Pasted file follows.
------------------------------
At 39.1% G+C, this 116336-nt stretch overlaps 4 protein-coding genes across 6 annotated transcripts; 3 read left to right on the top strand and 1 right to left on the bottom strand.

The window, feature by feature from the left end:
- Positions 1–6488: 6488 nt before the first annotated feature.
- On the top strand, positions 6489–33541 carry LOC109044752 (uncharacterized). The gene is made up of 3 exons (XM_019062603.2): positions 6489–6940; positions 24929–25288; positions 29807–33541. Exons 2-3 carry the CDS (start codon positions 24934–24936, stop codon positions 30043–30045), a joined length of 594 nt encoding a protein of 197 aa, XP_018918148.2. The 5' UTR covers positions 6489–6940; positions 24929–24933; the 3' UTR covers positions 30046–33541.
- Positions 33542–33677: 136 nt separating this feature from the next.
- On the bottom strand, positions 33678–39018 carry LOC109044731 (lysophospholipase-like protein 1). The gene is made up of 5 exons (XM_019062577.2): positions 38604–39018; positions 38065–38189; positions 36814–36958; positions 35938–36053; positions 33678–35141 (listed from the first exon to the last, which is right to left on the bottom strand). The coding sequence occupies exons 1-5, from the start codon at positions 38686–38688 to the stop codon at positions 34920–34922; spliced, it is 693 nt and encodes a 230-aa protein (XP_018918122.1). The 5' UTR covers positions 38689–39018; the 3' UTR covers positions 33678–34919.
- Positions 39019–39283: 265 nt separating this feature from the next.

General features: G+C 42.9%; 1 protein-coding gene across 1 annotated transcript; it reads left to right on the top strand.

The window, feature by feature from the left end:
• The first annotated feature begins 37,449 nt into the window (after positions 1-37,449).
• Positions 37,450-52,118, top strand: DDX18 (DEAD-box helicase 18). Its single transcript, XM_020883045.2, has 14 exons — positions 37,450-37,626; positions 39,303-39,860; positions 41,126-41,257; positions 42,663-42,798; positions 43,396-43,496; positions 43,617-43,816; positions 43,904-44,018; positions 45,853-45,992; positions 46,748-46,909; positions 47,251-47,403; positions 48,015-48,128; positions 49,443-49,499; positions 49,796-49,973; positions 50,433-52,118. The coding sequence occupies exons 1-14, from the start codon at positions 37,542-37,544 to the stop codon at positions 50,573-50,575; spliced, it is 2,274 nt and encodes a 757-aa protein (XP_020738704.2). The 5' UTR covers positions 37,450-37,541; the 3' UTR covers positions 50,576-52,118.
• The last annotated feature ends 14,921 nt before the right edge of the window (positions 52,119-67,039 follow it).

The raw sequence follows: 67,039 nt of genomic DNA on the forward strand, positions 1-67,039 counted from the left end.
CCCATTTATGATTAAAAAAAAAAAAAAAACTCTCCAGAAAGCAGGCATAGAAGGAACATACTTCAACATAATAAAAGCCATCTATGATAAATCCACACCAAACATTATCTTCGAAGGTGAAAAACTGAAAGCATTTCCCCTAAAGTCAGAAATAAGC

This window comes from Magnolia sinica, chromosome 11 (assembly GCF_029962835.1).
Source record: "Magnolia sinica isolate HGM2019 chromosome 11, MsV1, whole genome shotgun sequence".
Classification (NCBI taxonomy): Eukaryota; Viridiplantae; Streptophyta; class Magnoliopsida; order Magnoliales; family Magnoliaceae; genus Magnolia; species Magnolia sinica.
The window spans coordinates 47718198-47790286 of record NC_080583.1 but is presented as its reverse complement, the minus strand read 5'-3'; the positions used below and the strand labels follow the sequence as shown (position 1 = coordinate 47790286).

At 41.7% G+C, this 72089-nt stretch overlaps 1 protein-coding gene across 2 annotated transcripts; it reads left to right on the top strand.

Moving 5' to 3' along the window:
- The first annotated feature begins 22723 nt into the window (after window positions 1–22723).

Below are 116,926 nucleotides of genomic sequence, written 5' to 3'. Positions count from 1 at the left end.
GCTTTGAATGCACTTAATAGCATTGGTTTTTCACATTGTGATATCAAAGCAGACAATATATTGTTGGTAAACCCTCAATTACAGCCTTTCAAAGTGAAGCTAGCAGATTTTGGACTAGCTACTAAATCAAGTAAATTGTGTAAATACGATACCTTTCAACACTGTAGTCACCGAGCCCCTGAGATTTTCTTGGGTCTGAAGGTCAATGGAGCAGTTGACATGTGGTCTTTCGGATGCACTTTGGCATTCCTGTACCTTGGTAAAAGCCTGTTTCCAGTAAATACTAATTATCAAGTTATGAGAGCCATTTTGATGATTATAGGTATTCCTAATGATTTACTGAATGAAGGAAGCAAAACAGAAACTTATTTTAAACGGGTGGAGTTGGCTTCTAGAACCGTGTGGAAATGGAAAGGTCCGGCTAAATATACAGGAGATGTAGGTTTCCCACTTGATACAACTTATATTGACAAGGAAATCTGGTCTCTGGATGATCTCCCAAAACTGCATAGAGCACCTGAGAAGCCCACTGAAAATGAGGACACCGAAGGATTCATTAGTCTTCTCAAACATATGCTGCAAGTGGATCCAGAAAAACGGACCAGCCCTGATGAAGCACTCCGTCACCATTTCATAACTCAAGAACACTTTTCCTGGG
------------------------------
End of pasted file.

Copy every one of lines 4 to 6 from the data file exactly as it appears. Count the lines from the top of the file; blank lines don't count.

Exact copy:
- On the top strand, positions 6489–33541 carry LOC109044752 (uncharacterized). The gene is made up of 3 exons (XM_019062603.2): positions 6489–6940; positions 24929–25288; positions 29807–33541. Exons 2-3 carry the CDS (start codon positions 24934–24936, stop codon positions 30043–30045), a joined length of 594 nt encoding a protein of 197 aa, XP_018918148.2. The 5' UTR covers positions 6489–6940; positions 24929–24933; the 3' UTR covers positions 30046–33541.
- Positions 33542–33677: 136 nt separating this feature from the next.
- On the bottom strand, positions 33678–39018 carry LOC109044731 (lysophospholipase-like protein 1). The gene is made up of 5 exons (XM_019062577.2): positions 38604–39018; positions 38065–38189; positions 36814–36958; positions 35938–36053; positions 33678–35141 (listed from the first exon to the last, which is right to left on the bottom strand). The coding sequence occupies exons 1-5, from the start codon at positions 38686–38688 to the stop codon at positions 34920–34922; spliced, it is 693 nt and encodes a 230-aa protein (XP_018918122.1). The 5' UTR covers positions 38689–39018; the 3' UTR covers positions 33678–34919.